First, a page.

Update^ back to top

Babar was extradited in October 2012. Since then he has been held in solitary confinement in a Supermax prison awaiting trial. However, after enduring these conditions for 14 months, he decided to plead guilty to one count of providing material support to ‘terrorists'- he again admitted running websites that called for financial contribution to support the Taliban, moved to assist them and the Muslims in the Chechen war. He was sentenced to 12 and half years by the judge, and the 10 years he had already spent in prison would be credited against that sentence. The judge recognised that the prosecutors were wrong in trying to somehow associate Babar with al Qaida, confirming he had no knowledge of Osama Bin Laden nor of the terrorist atrocities masterminded by Bin Laden's terrorist group, and nor did he support them in any way. Babar is due to be returned to the UK during 2015.

Background^ back to top

Babar Ahmad is the longest serving remand prisoner (ie held awaiting trial) in modern UK history (over 8 years). He was extradited on 5 October 2012.


Initial Arrest^ back to top

Ahmad was first arrested at his Tooting home on 2 December 2003 by UK anti-terrorist police. By the time he arrived in the custody suite of the police station, he had sustained multiple injuries. He was released six days later without charge, and filed a formal complaint that would ultimately result in him being awarded £60,000 in damages by the police for what the Met admitted at the High Court was a "serious, gratuitous and prolonged" attack upon him. Four Metropolitan Police officers were found not guilty of his assault in a subsequent criminal trial in 2011.


Subsequent Arrest and Detention^ back to top

Ahmad was arrested again in London on 5 August 2004 following an extradition request from the US on allegations that he was involved in Azzam.com, a website supporting Chechen and Taliban fighters that shut in 2002. He has been in Category 'A' prison conditions ever since. The 'evidence' supporting the US allegations was the same material that had been reviewed the previous year by the Met, and on which the Crown Prosecution Service declared, in July 2004, that there was 'insufficient evidence' to charge him with any criminal offence under UK law. Yet this UK-based 'evidence', insufficient for a UK charge, was sent to the US prosecutors who inexplicably reached the opposite conclusion.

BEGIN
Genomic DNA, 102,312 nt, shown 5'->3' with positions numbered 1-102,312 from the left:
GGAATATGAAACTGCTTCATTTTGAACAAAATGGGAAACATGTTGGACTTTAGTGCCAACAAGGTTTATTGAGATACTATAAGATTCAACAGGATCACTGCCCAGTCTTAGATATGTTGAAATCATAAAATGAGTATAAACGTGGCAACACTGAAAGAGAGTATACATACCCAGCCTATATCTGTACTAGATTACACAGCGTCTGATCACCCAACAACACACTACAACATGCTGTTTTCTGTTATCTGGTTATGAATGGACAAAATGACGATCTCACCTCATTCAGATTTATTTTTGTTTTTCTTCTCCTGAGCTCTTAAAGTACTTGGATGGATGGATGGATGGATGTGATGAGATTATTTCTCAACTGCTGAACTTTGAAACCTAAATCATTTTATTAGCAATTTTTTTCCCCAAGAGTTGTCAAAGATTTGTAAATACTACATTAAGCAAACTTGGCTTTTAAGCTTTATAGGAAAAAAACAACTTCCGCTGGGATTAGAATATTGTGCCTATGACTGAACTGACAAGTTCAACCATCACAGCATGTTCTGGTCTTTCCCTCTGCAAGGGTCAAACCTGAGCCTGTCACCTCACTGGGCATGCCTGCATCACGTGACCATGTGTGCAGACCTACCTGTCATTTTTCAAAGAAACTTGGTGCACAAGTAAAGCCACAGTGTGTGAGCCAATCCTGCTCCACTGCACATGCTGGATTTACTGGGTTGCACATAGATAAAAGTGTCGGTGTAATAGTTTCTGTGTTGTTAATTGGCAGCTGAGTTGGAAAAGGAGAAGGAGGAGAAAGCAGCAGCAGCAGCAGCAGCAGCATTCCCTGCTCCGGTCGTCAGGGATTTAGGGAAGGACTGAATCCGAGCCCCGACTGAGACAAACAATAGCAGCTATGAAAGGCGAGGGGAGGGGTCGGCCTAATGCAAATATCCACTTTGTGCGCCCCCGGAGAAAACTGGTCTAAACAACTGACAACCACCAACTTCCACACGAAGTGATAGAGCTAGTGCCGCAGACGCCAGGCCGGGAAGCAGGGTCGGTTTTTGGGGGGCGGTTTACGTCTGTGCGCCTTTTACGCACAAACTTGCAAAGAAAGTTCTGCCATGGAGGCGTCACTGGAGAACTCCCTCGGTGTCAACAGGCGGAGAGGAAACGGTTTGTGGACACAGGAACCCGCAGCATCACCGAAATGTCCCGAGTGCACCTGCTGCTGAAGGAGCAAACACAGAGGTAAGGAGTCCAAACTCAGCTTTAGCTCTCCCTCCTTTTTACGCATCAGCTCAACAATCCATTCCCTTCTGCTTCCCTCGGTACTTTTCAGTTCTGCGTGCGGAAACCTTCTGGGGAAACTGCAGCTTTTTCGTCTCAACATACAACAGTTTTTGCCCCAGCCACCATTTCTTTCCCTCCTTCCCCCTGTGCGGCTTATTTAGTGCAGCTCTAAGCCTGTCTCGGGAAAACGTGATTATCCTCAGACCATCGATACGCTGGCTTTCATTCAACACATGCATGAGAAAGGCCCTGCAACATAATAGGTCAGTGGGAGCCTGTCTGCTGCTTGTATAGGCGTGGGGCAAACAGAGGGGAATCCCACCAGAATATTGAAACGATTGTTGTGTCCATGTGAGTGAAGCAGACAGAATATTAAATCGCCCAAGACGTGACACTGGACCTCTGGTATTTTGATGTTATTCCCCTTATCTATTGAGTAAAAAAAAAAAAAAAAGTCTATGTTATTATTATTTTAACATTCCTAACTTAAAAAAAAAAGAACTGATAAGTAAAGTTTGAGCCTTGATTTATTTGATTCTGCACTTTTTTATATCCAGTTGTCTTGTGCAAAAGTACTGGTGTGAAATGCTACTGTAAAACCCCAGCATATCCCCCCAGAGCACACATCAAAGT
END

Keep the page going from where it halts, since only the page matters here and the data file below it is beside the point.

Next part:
Extradition Case^ back to top

Nonetheless, on 17 May 2005, Senior District Judge Timothy Workman approved Ahmad's extradition at Bow Street Magistrates Court, stating,

This is a troubling and difficult case. The defendant is a British citizen who is alleged to have committed offences which, if the evidence were available, could have been prosecuted in this country...

On 30 November 2006, Ahmad lost his appeal at the High Court. On 4 June 2007, the House of Lords refused to grant him leave to appeal to them.

On 10 June 2007, the European Court of Human Rights in Strasbourg ordered the UK Government to freeze Babar Ahmad's extradition until they had fully determined his appeal. The final decision is expected later this year.

If extradited, he faces the possibility of spending the rest of his natural life in solitary confinement in a maximum security US prison.


Links^ back to top

http://www.extraditionfilm.com/

http://wearebabarahmad.org/category/extradition-2/